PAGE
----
In 1875, Professor Alexander James Moore of Paul Quinn College, concerned at the lack of quality education for African American children in Waco, began teaching small groups of young children out of his home. Though Reconstruction Legislature of 1870 eliminated segregation in schools throughout Texas, these laws were appealed by 1873, and most cities like Waco were left without provisions for African American education. Over time, Moore’s classes grew larger and larger, and it became clear that the school, now called the First District Negro School, needed to find some sort of official facility. In 1881, the classes moved to a small four-room frame building which had originally been a hospital at the corner of Clay Avenue and River Street. These classes became known as the Second District Negro School. In addition to being the first teacher, A. J. Moore served as the school’s first principal from 1881 to 1905. The inaugural graduating class in 1886 contained only five students. In the school’s almost one-hundred years of serving Waco’s children, more than 4,000 students graduated, many continuing on to successful careers.
School officials chose a new location for the school after the main building burned down in 1921. They completed construction on a brick building at 600 South First Street in 1923. This schoolhouse contained 35 classrooms, allowing the school to expand its education of Waco youth. At this time the school obtained the name A. J. Moore High, becoming the only school in the Waco system named for a person. The Waco Tribune-Herald noted that the community chose the name intentionally to honor the selfless legacy of Professor A. J. Moore.
From 1923 to 1952, the school housed kindergarten students through the twelfth grade. From 1952 until the school’s closure in 1971, it provided education for students in the seventh through twelfth grades only. The A. J. Moore High School Handbook, published in 1951, exhorts its students to take responsibility for their own futures, as well as for that of their community. It declares the school’s hopes to offer students a well-rounded education, providing them not only with knowledge, but also the means for achieving success in all areas of life. The handbook calls students to remain loyal to the principles of democracy, encouraging respect for the rights of all citizens.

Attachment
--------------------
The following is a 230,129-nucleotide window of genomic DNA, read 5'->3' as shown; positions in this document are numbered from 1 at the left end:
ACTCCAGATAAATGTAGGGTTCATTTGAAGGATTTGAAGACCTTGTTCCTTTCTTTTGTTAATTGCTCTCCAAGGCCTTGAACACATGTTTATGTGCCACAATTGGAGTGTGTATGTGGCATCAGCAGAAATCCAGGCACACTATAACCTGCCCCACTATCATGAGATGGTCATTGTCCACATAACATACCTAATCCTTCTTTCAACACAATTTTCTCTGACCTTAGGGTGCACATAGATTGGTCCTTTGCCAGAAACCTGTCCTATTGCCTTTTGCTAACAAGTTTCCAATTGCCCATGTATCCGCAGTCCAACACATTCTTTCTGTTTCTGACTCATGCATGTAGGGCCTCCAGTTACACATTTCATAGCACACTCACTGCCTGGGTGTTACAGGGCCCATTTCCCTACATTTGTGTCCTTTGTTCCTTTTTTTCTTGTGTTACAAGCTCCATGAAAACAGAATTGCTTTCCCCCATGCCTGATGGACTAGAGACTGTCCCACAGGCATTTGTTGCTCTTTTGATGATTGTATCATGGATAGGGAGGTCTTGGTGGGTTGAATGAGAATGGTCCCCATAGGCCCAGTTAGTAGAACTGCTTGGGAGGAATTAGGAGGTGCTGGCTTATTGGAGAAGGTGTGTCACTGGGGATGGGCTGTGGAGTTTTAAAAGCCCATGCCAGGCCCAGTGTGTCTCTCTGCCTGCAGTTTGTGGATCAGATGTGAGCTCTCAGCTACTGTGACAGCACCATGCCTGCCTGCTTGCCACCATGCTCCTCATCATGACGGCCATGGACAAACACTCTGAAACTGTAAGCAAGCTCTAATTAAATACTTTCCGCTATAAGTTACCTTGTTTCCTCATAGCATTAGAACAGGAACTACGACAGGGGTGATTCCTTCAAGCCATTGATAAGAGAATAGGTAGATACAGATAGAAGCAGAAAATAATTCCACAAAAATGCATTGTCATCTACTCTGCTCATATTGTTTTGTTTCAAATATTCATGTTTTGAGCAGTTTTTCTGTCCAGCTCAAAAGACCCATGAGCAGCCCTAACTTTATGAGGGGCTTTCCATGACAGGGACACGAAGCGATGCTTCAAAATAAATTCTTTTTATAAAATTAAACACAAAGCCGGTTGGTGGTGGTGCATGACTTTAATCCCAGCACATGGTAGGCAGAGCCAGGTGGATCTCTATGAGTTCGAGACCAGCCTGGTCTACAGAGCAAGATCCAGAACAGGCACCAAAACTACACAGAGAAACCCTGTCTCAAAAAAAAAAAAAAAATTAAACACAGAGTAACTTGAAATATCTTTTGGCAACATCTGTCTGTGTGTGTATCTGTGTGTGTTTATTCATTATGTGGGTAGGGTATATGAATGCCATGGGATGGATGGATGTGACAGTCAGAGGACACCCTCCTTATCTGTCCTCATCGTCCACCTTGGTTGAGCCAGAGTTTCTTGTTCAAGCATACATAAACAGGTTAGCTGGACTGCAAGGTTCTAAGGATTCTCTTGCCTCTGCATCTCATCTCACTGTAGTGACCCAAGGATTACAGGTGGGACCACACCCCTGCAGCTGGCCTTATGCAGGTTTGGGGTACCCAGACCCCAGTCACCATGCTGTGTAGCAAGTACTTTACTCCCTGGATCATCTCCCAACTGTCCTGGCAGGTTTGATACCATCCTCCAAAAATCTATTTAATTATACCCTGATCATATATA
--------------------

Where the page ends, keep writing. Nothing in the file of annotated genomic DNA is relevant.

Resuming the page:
Space increasingly became an issue as the school continued to grow. Discussions concerning the school’s dilemma noted in particular the poor location of the school, considering the noise coming from the train which ran through the school yard. The overcrowded classrooms only added to the school’s plight. Ultimately, the school closed in 1971, as a result of desegregation and urban renewal projects in Waco.
In 1997, A. J. Moore Academy was reborn in Waco as a magnet school. Proponents of this school hoped to carry on the traditions begun by Professor Moore in the nineteenth century, encouraging students to remain united. The charter school emphasized areas such as business, engineering, entrepreneurship, and technology in order to help students succeed in secondary education and the workplace. In order to combat budget shortfalls, the school board elected to consolidate A. J. Moore Academy with University High in 2012.
A. J. Moore High School was the first and arguably most successful effort for the provision of systematic and quality education for children of all races in Waco. Until Moore took it upon himself to begin teaching young children, Waco did not have any schools dedicated to the education of African American children. Today, the school remains an important hallmark of the Waco community, providing quality education for students of all races.